Today there has never been a wrestler like Magnum T.A. There could have been, but the WWE blew it.
Here are my "worst case" scenario's, that if happen, would make NJPW's Wrestle Kingdom 12 a complete failure!
Wrestle Kingdom 12 worst case scenario's-
Roppongi 3K (SHO & YOH) vs. The Young Bucks (Matt & Nick Jackson) (IWGP Junior Heavyweight Tag Team Championship)
Worst Case: The Young Bucks win. This match is where a torch has to be passed. We have to see RPG Vice 3K billed as the new big thing in the Jr tag division. If not, what's the point?
Bullet Club (Bad Luck Fale, Tama Tonga, & Tanga Loa) (c) vs. Chaos (Beretta, Tomohiro Ishii, & Toru Yano) vs. Michael Elgin & War Machine (Hanson & Ray Rowe) vs. Suzuki-gun (Taichi, Takashi Iizuka, & Zack Sabre, Jr.) vs. Taguchi Japan (Juice Robinson, Ryusuke Taguchi, & Togi Makabe) (NEVER Openweight 6-Man Tag Team Championship Gauntlet Match)
Worst Case: Chaos wins when Yano nut shots everyone they face on the way to victory. It'll be bad enough if they win one phase of this "gauntlet" that way. Chaos should be eliminated first with Yano getting pinned.
Cody Rhodes vs. Kota Ibushi-
Worst Case- Omega comes out to save Ibushi from defeat, and they embrace after. Second worse case, Cody wins due to Brandy getting involved, third worse case, they try and make it look like Cody can even compete with Ibushi. Ibushi should go over big here, and Omega should be nowhere to be found unless it sets up splitting The Elite from BC!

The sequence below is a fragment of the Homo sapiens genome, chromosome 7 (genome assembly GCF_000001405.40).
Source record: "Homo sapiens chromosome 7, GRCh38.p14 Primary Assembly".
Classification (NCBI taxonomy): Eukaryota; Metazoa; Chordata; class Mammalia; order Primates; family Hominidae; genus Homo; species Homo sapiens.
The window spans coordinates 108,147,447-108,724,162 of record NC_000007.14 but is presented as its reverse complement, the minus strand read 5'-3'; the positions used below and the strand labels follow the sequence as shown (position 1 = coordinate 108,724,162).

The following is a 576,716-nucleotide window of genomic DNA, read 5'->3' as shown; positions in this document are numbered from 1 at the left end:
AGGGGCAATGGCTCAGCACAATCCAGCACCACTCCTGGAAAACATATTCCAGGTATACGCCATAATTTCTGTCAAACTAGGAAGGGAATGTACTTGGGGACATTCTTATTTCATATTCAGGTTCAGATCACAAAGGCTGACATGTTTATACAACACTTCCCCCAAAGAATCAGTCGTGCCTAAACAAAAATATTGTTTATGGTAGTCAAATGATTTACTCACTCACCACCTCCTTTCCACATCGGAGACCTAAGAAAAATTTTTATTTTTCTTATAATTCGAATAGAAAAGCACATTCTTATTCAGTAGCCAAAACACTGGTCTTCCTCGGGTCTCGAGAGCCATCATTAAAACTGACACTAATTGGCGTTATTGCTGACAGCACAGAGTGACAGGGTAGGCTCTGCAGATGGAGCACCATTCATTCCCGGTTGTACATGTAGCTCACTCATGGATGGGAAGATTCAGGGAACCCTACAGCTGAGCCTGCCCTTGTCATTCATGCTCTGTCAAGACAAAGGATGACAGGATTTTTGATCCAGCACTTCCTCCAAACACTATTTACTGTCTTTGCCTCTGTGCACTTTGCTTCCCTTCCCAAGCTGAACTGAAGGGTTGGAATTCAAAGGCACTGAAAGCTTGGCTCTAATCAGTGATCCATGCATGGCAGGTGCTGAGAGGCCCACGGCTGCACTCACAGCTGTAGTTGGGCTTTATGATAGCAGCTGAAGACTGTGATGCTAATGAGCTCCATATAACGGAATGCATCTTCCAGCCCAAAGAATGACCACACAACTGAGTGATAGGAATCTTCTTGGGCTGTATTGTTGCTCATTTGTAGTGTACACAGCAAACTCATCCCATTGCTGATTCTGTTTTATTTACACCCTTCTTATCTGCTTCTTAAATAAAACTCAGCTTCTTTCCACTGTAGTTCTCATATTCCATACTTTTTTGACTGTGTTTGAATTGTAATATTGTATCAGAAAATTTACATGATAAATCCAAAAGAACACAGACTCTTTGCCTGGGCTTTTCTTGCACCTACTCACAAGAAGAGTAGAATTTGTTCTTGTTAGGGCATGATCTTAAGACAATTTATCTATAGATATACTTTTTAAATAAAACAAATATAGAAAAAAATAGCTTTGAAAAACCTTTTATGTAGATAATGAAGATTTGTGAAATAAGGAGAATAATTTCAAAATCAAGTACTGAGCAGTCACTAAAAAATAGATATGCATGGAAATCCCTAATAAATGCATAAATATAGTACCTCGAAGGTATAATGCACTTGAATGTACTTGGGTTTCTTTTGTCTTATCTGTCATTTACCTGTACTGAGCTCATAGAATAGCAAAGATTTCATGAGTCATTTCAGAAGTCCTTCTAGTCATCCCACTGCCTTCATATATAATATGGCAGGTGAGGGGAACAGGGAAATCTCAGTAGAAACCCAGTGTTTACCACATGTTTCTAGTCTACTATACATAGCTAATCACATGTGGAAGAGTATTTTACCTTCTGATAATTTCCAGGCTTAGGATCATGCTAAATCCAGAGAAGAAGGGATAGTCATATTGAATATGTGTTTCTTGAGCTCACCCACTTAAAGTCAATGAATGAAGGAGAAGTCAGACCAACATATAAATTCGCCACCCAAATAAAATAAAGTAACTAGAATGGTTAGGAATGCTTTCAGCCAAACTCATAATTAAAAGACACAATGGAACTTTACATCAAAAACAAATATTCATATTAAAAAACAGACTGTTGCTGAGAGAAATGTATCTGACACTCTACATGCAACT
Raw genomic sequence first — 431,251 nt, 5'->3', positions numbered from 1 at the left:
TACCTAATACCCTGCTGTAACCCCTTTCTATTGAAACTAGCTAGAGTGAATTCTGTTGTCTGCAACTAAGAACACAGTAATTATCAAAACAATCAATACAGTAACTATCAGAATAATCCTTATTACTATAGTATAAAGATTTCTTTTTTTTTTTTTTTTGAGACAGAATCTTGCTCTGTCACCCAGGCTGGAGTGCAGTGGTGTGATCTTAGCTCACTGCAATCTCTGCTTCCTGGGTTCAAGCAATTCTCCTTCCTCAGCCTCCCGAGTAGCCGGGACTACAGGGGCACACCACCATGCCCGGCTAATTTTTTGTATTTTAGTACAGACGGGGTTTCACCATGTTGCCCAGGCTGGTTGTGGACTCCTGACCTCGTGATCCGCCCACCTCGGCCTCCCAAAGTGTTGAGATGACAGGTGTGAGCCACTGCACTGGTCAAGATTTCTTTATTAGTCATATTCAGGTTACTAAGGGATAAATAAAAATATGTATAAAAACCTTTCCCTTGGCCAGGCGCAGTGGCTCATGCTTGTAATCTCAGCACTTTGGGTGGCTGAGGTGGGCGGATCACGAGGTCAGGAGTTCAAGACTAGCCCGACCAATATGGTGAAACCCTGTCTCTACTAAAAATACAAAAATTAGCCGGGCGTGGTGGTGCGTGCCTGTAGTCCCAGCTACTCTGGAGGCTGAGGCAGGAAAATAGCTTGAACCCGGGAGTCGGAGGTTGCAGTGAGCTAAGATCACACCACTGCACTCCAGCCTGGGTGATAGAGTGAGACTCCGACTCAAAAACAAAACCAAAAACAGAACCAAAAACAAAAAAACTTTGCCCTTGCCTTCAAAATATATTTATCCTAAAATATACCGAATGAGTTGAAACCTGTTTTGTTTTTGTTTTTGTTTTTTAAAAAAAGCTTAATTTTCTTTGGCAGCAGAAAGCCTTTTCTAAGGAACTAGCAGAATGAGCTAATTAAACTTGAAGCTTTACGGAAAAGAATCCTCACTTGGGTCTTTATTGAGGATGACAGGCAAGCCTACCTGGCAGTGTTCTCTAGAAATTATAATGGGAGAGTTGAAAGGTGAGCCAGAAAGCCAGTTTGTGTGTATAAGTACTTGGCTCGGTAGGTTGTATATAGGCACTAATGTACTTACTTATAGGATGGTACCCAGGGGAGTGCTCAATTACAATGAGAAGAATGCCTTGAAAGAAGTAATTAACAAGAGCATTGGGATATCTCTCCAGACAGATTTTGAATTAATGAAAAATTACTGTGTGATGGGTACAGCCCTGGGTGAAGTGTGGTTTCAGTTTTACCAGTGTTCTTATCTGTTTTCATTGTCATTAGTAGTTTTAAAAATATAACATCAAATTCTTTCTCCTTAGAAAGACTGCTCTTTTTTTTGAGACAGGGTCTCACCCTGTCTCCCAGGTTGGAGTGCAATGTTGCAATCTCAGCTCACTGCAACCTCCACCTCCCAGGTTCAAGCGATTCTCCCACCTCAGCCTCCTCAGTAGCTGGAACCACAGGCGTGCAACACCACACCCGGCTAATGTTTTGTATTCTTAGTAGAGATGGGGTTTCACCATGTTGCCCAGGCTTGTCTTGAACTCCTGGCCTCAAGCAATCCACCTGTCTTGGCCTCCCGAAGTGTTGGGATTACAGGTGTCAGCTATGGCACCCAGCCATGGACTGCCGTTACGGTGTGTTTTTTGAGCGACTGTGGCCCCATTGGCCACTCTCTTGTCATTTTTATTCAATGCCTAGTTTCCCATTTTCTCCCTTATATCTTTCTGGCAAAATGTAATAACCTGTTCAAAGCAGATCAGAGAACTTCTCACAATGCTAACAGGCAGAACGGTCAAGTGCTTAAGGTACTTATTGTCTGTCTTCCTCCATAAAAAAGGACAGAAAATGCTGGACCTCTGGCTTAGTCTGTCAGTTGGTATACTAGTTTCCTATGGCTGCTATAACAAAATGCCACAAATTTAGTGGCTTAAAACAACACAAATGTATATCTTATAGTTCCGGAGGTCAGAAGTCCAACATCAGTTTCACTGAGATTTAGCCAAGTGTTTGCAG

Killer Elite Squad (Davey Boy Smith, Jr. & Lance Archer) vs. Los Ingobernables de Japon (EVIL & SANADA) (IWGP Tag Team Championship)
Worst case- Tons of SG and LIJ interference Which I highly suspect. I want this to be a completely CLEAN 2 on 2 match up with a clear winner!
Hirooki Goto vs. Minoru Suzuki (c) (NEVER Openweight Championship Hair vs. Hair Match)
Worst Case- Actually, with SG being banned from ringside, this may be one of the best matches on the card. The worst case is Suzuki losing, because he's already practically bald. What would he lose here other than the title, which is all this match should be about anyways. Goto should lose here, get his head shaved, and turn into a completely different worker, even possibly joining SG!
Hiromu Takahashi vs. KUSHIDA vs. Marty Scurll vs. Will Ospreay (IWGP Junior Heavyweight Championship)
Worst case- Worst case is already happening...a 4 way match for a title in New freaking Japan. I'm sorry, but watching 2 of these guys lay around outside the ring most of this match will suck. Multi-man matches for single titles SUCK! KUSHIDA should win and bring prestige back to this title.
Hiroshi Tanahashi (c) vs. “Switchblade” Jay White (IWGP Intercontinental Championship)
Worst case- Tanahashi retains, if he does, I don't see the point of the match. Just to make Jay look strong? Egh....Jay should destroy the ACE and show he means serious, serious, business and that he's a major part of NJPW's future.
Chris Jericho vs. Kenny Omega (IWGP United States Heavyweight Championship No Disqualification Match)
Worst Case- Ibushi runs in to save his lover from defeat as the commentators go on and on about how special that is. Second worst thing, this is a typical WWE style hardcore match with multiple BC members getting involved, especially the Bucks. This match can't possibly live up to the hype, especially with the no DQ stip being added. I'd have Jericho win and take the title to WWE where it belongs, then Kenny can sign there for the rematch.